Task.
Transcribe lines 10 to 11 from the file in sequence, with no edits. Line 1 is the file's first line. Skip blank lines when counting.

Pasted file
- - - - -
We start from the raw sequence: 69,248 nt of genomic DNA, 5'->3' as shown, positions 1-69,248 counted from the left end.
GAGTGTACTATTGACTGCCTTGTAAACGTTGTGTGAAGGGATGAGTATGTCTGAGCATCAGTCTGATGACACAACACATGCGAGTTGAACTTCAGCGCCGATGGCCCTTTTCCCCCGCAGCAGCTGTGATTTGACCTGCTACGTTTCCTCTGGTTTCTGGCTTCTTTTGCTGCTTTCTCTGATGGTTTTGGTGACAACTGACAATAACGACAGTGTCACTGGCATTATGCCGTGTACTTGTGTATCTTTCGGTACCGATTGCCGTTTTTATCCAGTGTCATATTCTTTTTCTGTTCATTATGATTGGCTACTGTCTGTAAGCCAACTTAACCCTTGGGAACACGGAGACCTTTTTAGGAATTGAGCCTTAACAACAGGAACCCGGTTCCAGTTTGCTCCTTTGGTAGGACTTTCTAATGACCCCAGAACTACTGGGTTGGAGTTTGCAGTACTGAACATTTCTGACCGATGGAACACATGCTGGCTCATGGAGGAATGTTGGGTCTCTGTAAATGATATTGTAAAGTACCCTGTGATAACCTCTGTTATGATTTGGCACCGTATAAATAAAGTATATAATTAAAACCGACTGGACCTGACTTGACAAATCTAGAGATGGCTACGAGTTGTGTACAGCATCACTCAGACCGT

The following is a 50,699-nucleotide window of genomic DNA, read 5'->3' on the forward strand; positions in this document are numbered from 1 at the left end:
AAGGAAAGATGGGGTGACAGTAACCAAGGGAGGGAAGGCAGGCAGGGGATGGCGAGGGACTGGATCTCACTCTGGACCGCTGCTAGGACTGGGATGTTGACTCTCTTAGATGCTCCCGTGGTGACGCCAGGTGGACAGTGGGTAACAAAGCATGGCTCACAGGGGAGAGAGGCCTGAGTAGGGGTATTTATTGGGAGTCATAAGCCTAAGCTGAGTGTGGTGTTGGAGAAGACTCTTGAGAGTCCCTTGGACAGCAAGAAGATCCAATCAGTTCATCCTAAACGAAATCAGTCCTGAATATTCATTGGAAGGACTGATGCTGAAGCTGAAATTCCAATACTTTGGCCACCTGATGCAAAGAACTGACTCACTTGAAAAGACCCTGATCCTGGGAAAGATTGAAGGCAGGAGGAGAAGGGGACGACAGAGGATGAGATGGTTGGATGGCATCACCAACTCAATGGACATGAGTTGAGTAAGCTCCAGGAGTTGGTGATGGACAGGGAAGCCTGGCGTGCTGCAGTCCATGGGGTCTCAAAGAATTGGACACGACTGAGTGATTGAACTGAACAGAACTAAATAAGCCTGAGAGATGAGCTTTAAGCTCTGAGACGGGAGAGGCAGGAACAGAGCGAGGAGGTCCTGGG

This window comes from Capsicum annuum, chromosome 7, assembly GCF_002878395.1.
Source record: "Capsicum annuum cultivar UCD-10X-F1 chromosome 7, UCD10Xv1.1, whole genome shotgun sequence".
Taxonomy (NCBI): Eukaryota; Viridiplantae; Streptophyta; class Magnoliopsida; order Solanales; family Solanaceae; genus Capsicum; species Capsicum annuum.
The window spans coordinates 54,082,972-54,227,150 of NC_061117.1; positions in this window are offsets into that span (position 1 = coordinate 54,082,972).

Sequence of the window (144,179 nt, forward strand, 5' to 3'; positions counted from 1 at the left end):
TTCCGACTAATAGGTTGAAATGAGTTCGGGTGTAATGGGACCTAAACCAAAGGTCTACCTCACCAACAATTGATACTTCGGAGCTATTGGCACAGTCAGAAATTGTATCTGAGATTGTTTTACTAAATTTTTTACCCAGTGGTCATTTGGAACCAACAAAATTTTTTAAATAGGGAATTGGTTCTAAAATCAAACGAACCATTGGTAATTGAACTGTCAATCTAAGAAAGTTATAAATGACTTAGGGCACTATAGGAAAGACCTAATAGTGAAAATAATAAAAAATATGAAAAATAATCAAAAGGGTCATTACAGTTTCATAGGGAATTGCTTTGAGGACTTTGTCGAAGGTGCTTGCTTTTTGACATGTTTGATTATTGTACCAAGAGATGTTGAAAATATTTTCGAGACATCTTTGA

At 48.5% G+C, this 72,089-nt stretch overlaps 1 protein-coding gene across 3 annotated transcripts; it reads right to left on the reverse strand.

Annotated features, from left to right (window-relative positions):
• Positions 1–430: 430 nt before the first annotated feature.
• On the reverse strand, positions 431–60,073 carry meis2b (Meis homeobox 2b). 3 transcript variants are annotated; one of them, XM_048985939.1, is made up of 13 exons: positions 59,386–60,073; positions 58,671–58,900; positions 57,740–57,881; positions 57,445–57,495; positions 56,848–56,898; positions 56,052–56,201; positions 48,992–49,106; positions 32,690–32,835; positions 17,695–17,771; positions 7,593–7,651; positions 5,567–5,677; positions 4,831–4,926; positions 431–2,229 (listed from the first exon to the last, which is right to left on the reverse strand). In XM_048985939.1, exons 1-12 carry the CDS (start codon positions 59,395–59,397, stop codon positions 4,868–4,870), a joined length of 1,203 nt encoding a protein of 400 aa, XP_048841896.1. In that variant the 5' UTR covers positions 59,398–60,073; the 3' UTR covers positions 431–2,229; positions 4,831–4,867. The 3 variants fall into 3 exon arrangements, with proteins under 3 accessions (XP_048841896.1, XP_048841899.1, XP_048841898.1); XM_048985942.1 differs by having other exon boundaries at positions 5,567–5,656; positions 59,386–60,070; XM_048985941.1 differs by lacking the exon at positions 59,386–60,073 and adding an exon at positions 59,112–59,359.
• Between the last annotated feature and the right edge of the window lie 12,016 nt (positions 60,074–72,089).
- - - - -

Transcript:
TTCCGACTAATAGGTTGAAATGAGTTCGGGTGTAATGGGACCTAAACCAAAGGTCTACCTCACCAACAATTGATACTTCGGAGCTATTGGCACAGTCAGAAATTGTATCTGAGATTGTTTTACTAAATTTTTTACCCAGTGGTCATTTGGAACCAACAAAATTTTTTAAATAGGGAATTGGTTCTAAAATCAAACGAACCATTGGTAATTGAACTGTCAATCTAAGAAAGTTATAAATGACTTAGGGCACTATAGGAAAGACCTAATAGTGAAAATAATAAAAAATATGAAAAATAATCAAAAGGGTCATTACAGTTTCATAGGGAATTGCTTTGAGGACTTTGTCGAAGGTGCTTGCTTTTTGACATGTTTGATTATTGTACCAAGAGATGTTGAAAATATTTTCGAGACATCTTTGA

At 48.5% G+C, this 72,089-nt stretch overlaps 1 protein-coding gene across 3 annotated transcripts; it reads right to left on the reverse strand.